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INTERVIEW: U.S. Mint: On Track To Set New Sales Record For American Eagle Silver Bullion Coins

By Debbie Carlson Kitco News
Monday August 19, 2013 9:00 AM

(Kitco News) - Silver-coin demand has been strong in 2013, and the U.S. Mint said this year could be a record setter for sales of its American Eagle silver bullion coins.

Dick Peterson, acting director of the U.S. Mint, said demand for the Mint’s one-ounce American Eagle silver bullion coins is “brisk” and so far 2013 sales are currently up 47% compared to the same time last year.

“We sold a total of 39,868,500 American Eagle silver bullion coins in 2011. That was our record for a single calendar year. Year to date, we have accepted orders for a total of 31,046,000 ounces (pieces) of American Eagle silver bullion coins,” he told Kitco News, citing sales data as of late last week. “If present demand continues and our weekly allocations of between 800,000 to 900,000 coins remains constant, we’ll set a new record for sales in 2013.”

Demand for silver coins in 2013 has been a global phenomenon, with many elite mints citing much stronger-than-expected sales. The U.S. Mint is no different. Tight supplies of refined metal at times forced the Mint to limit its sales.

“The rapid increase in demand for all silver bullion coins has put a severe strain on all global suppliers and as a result, the Mint has not always been able to obtain a sufficient number of blanks to meet market demand for American Eagle silver bullion coins. As a result, we are forced to allocate coins to our authorized purchasers,” Peterson said.

The Mint works with a select number of metal dealers, called authorized purchasers, to distribute bullion coins. From there, authorized purchasers supply other coin dealers with U.S. Mint products.

Peterson said the U.S. Mint “has worked diligently over the last five years to grow our supply of silver blanks,” but it’s not always easy to judge investors’ appetite for coins. 

The past two years are an example of just how volatile demand can be, and thus the Mint’s ability to judge what supplies they may need, Peterson said.

After peaking in 2011, demand in 2012 fell by over 22% in the first half of the year, but surged again in the last quarter of the year. The Mint’s January 2013 demand was up almost 23% from January 2012, he said.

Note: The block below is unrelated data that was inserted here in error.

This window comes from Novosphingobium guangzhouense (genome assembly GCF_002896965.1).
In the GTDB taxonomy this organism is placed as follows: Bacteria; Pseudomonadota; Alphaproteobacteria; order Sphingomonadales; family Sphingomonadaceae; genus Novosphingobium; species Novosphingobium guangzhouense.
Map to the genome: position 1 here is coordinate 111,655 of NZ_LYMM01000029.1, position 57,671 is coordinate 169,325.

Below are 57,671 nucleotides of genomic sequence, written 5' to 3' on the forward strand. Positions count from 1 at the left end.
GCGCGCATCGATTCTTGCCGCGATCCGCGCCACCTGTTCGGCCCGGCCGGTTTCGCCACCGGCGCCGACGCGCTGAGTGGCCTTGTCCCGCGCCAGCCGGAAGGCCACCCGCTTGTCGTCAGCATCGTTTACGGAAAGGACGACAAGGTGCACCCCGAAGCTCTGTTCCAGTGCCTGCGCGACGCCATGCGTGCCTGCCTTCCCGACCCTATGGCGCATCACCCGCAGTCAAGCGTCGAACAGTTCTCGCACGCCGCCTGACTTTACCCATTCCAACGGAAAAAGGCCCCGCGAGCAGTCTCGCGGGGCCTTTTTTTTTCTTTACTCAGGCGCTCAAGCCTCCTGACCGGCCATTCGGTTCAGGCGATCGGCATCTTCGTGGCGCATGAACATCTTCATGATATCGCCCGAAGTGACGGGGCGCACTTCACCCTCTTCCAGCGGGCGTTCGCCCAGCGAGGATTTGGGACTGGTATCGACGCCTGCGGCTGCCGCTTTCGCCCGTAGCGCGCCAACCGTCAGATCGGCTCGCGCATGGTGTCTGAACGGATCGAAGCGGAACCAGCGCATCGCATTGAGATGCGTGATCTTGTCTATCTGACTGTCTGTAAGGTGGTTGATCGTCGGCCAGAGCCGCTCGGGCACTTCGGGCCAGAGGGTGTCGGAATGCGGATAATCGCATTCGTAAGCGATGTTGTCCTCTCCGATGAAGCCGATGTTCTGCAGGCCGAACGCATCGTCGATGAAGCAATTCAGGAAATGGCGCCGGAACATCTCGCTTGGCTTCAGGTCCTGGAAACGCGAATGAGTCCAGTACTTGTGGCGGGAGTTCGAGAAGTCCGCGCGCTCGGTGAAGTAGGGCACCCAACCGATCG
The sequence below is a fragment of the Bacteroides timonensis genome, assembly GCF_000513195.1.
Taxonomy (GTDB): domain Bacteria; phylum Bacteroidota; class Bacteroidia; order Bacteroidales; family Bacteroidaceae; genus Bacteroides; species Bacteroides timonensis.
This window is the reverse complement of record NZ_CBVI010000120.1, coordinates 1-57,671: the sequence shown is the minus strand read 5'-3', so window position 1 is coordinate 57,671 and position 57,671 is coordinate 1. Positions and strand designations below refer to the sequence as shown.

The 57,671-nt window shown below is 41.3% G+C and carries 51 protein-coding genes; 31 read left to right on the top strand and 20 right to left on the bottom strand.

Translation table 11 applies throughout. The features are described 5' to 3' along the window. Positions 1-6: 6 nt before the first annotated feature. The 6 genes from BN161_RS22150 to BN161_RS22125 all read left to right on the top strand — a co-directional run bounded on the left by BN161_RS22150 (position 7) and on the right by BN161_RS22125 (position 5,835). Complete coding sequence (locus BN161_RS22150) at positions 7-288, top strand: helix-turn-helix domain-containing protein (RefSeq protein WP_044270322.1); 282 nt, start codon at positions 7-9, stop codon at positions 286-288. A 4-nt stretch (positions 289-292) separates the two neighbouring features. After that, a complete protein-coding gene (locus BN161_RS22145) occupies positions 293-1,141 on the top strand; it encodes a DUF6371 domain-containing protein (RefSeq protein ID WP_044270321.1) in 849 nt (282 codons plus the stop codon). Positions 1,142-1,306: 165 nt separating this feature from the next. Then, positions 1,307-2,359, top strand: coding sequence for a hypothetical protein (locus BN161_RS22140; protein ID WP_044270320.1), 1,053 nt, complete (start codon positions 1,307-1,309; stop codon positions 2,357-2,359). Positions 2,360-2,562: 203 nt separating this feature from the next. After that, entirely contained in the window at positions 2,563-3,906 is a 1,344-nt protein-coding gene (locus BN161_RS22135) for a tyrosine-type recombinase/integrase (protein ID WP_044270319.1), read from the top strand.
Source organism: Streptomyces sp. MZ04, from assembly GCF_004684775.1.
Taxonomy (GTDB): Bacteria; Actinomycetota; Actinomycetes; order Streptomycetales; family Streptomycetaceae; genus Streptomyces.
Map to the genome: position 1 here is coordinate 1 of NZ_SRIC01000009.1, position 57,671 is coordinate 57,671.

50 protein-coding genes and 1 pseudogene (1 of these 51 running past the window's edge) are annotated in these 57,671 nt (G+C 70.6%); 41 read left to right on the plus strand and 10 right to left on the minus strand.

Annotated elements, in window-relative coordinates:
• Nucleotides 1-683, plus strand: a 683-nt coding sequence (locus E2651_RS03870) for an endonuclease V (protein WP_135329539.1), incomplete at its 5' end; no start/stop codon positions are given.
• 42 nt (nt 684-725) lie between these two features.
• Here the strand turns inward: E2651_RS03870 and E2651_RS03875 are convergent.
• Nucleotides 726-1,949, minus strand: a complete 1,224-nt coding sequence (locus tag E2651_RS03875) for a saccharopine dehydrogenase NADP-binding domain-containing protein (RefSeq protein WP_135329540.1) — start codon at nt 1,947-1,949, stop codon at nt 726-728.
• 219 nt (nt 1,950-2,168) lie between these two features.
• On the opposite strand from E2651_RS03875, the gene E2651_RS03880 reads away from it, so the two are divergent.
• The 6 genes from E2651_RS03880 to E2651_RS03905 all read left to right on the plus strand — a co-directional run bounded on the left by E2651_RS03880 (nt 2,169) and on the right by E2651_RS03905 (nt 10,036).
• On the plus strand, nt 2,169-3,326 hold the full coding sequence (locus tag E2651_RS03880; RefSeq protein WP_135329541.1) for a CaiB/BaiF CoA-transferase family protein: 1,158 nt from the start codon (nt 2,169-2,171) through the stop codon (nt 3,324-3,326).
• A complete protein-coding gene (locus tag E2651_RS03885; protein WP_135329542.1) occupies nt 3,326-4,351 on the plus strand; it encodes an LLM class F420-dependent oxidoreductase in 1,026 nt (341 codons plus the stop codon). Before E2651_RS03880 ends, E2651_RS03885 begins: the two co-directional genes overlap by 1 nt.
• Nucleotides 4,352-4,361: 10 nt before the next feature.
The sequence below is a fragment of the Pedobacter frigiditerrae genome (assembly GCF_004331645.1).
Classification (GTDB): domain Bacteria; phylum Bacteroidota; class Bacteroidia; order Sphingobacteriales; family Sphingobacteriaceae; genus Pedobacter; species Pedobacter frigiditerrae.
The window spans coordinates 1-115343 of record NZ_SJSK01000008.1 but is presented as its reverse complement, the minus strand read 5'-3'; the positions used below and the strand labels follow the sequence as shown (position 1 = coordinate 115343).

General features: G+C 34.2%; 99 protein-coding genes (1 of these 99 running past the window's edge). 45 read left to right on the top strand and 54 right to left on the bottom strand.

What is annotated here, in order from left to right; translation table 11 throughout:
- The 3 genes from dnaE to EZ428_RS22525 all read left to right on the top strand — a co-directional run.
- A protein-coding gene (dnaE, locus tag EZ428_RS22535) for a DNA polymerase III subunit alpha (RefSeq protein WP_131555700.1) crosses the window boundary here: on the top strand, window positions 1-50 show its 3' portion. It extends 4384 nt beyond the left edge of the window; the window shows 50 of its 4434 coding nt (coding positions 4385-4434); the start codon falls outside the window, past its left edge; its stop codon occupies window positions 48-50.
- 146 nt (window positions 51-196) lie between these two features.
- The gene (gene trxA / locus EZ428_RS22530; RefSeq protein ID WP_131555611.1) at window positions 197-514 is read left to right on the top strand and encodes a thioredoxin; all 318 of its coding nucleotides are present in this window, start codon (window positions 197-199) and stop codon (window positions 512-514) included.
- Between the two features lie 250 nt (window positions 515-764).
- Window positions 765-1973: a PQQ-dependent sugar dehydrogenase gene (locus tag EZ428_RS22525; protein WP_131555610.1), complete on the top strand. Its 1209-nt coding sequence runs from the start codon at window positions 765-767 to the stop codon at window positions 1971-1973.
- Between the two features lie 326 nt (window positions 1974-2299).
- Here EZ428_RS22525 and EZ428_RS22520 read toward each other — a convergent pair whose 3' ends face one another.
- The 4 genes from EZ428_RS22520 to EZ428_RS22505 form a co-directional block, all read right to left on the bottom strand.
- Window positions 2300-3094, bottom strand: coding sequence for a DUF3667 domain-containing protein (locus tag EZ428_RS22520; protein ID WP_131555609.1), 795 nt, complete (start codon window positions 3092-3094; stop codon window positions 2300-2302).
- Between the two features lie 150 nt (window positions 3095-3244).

“This volatility makes forecasting extremely difficult as demand is driven by external factors beyond the Mint’s control,” he said. “Overall, we attempt to manage our supplies in a manner that ensures we have a sufficient number of coins to meet the weekly demand of our authorized purchasers.  When that demand exceeds our ability to acquire a sufficient number of blanks, we then go on allocation until our inventories can be rebuilt again and the supply of blanks increased so that time spent on allocation is minimized.”

American Eagle Gold Bullion Coin Sales Surpass Year Ago

The U.S. Mint already surpassed total coin sales from last year for its American Eagle gold bullion coin series, with a combined 1.2 million coins of all sizes sold calendar year-to-date versus 2012 total coin sales of 1.1 million. Peterson said it’s likely total ounces sold will best last year’s level, too. As of mid-August, the U.S. Mint is at 91% of last year’s sales of coins in all sizes, 682,500 ounces, versus 753,000 ounces sold in 2012. The Mint sells its American Eagle gold bullion coins in one-ounce sizes, and in fractional ounces of one-half, one-quarter and one-tenth.

“With over four months to go until the end of the year, and based on recent demand, it appears as though the United States Mint will surpass last year’s calendar year totals for these coins,” he said.

The American Eagle gold bullion coin program started in 1986 and Peterson said there were “multiple” years when more than 1 million ounces of these coins were sold in any calendar year. The record year for coin sales was 1999, triggered by people worried about the “Y2K phenomenon,” he said. That year, the Mint sold a record 2,055,500 ounces, or 5,097,000 pieces, of American Eagle gold bullion coins, he said.

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By Debbie Carlson of Kitco News; dcarlson@kitco.com,

Disclaimer: The views expressed in this article are those of the author and may not reflect those of Kitco Metals Inc. The author has made every effort to ensure accuracy of information provided; however, neither Kitco Metals Inc. nor the author can guarantee such accuracy. This article is strictly for informational purposes only. It is not a solicitation to make any exchange in precious metal products, commodities, securities or other financial instruments. Kitco Metals Inc. and the author of this article do not accept culpability for losses and/ or damages arising from the use of this publication.
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